Besides shelter, tidal pools provide E. Tamara with plenty of prey such as lobster and porcelain crab. The Atlantic goliathgrouper has historically been referred to as the “Jewish”.
It may have referred to the fish's status as inferior leading it to be declared only suitable for Jews, or the flesh having a “clean” taste comparable to kosher food ; it has also been suggested that this name is simply a corruption of jaw fish or the Italian word for “bottom fish”, Giuseppe. In 2001, the American Fisheries Society stopped using the term because of complaints that it was culturally insensitive.
IUCN Red List of Threatened Species. Age, Growth, and Reproduction of Jewish Epimetheus Tamara in the Eastern Gulf of Mexico.
Pseudorhabdosynochus species (Monogenoidea, Diplectanidae) parasitizing groupers (Serranidae, Epinephrine, Epinephrine) in the western Atlantic Ocean and adjacent waters, with descriptions of 13 new species”. Wikimedia Commons has media related to Epimetheus Tamara.
Ever catch yourself in the middle of a giant fish mating fest? These fish are called goliathgrouper, and they’re listed as an endangered species in the United States.
Often roaming the depths of dive sites in South Florida and beyond, goliathgrouper are a sight to behold when spotted. Like we said, goliathgrouper are frequently spotted inhabiting the depths off of Florida’s coast.
Hundreds of the travel great distances to Jupiter for a two-month-long mating session! Oxford Dictionary Fortunately for scuba divers, we become the beneficiaries of such a magnificent moment in nature.
Most dive shops in town craft their daily trips around visiting the grouper hotspots. To experience the aggregations in their full force, you must dive in August and September.
The streamlined check-in, laser-focused approach, informative briefings, and knowledgeable Captain and crew blew us away. We’ll be diving with them every time we visit the Jupiter area, and we highly recommend you do, as well.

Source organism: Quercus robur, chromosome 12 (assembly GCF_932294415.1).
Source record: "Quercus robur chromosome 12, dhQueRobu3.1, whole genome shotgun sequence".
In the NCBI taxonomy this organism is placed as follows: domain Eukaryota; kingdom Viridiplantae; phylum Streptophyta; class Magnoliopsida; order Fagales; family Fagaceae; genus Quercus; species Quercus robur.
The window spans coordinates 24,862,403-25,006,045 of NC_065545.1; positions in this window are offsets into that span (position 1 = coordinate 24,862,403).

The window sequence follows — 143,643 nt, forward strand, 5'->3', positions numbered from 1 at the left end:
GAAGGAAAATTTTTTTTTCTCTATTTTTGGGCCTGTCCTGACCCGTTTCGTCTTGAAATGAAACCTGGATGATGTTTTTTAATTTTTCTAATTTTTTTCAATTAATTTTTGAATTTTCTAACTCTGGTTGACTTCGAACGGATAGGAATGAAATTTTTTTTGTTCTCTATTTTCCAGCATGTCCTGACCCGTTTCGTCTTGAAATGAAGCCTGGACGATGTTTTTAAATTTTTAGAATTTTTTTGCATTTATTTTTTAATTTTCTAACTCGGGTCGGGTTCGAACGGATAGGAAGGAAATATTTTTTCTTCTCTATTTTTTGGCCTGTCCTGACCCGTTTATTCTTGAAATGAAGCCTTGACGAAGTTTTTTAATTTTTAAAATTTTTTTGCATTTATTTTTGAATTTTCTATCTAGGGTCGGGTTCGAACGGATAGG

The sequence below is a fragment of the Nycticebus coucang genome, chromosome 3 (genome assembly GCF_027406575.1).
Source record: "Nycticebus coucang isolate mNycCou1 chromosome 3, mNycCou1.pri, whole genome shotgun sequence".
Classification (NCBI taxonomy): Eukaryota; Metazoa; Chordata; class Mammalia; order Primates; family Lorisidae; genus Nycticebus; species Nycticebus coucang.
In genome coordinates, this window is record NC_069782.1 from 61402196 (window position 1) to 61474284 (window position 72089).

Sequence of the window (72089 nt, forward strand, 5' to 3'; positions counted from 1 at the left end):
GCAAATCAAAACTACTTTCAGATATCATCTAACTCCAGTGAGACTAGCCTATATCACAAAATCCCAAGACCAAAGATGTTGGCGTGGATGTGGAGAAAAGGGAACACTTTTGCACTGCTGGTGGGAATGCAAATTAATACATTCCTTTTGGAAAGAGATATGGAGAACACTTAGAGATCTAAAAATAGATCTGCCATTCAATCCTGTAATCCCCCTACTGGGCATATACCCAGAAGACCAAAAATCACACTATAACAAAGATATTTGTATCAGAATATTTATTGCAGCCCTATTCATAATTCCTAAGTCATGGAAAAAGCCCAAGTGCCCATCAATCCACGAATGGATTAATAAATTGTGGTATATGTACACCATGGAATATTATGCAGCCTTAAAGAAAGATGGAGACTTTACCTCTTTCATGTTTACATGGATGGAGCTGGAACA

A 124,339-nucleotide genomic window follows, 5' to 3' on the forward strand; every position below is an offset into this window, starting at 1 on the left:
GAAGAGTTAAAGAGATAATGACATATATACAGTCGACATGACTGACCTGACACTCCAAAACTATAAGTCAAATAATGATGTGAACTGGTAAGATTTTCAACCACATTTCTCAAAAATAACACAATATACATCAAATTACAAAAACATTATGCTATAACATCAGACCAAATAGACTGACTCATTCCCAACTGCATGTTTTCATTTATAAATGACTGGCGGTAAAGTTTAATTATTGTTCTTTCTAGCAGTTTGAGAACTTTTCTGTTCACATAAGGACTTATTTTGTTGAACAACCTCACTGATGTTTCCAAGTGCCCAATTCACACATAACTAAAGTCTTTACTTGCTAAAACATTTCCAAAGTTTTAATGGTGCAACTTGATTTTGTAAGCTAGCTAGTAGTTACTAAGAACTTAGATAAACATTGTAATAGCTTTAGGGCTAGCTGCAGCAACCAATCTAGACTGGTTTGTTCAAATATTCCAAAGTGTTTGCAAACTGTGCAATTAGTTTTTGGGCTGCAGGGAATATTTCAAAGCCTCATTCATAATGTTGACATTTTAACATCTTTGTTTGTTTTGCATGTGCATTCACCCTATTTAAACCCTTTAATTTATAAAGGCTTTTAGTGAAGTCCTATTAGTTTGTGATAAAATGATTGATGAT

As for the day itself, the general structure of the trip consists of two different dive sites. The first, a drift dive on a shipwreck featuring the main event: goliathgrouper.
The second, a drift dive on a vibrant coral reef serving as home to sea turtles, sharks, and some truly amazing ocean animals. Which site you visit, the Wreck Trek or MG-111, is entirely dependent on the Captain, conditions, and availability (our friends at Emerald Charters and their shark diving operation seem to ruffle some feathers by snatching up sites).
The current was insane, so we actually held onto structures waving like flagpoles in the wind. After drifting through the entire shipwreck we entered an area known as Warrior Reef.
It’s essentially a group of pillars that goliathgrouper are keen to surround. After leaving Warrior Reef you’ll find yourself in sand for as far as the eye can see.
Visiting with hundreds of some of the biggest fish in the world is a truly awe-inspiring experience. Additionally, Jupiter is a stunning dive destination, regardless of the aggregations.
Visit in August or September to enjoy the Goliath grouper aggregations fully. That audible bark is meant to deter you from coming any closer.
Jupiter Dive Center is a top-notch operation that we personally book trips with. The closest airports are West Palm Beach (PBI) and Fort Lauderdale (FLL).